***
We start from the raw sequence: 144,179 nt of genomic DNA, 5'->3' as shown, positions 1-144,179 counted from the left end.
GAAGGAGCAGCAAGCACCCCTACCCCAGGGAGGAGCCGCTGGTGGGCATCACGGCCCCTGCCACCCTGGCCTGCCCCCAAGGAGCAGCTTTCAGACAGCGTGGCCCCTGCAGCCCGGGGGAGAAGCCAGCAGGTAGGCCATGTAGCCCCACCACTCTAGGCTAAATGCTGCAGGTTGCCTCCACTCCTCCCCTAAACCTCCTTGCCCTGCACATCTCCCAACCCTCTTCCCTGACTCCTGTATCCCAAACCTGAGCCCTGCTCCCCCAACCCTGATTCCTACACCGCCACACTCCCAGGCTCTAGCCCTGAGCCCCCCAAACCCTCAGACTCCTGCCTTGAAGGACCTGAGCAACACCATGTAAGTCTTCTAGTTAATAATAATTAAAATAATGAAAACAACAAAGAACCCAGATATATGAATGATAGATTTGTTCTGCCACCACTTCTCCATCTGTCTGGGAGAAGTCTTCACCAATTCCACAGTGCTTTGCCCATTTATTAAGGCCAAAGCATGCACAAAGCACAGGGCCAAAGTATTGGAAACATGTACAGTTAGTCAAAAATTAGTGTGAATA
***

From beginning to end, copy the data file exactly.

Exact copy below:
We start from the raw sequence: 144,179 nt of genomic DNA, 5'->3' as shown, positions 1-144,179 counted from the left end.
GAAGGAGCAGCAAGCACCCCTACCCCAGGGAGGAGCCGCTGGTGGGCATCACGGCCCCTGCCACCCTGGCCTGCCCCCAAGGAGCAGCTTTCAGACAGCGTGGCCCCTGCAGCCCGGGGGAGAAGCCAGCAGGTAGGCCATGTAGCCCCACCACTCTAGGCTAAATGCTGCAGGTTGCCTCCACTCCTCCCCTAAACCTCCTTGCCCTGCACATCTCCCAACCCTCTTCCCTGACTCCTGTATCCCAAACCTGAGCCCTGCTCCCCCAACCCTGATTCCTACACCGCCACACTCCCAGGCTCTAGCCCTGAGCCCCCCAAACCCTCAGACTCCTGCCTTGAAGGACCTGAGCAACACCATGTAAGTCTTCTAGTTAATAATAATTAAAATAATGAAAACAACAAAGAACCCAGATATATGAATGATAGATTTGTTCTGCCACCACTTCTCCATCTGTCTGGGAGAAGTCTTCACCAATTCCACAGTGCTTTGCCCATTTATTAAGGCCAAAGCATGCACAAAGCACAGGGCCAAAGTATTGGAAACATGTACAGTTAGTCAAAAATTAGTGTGAATA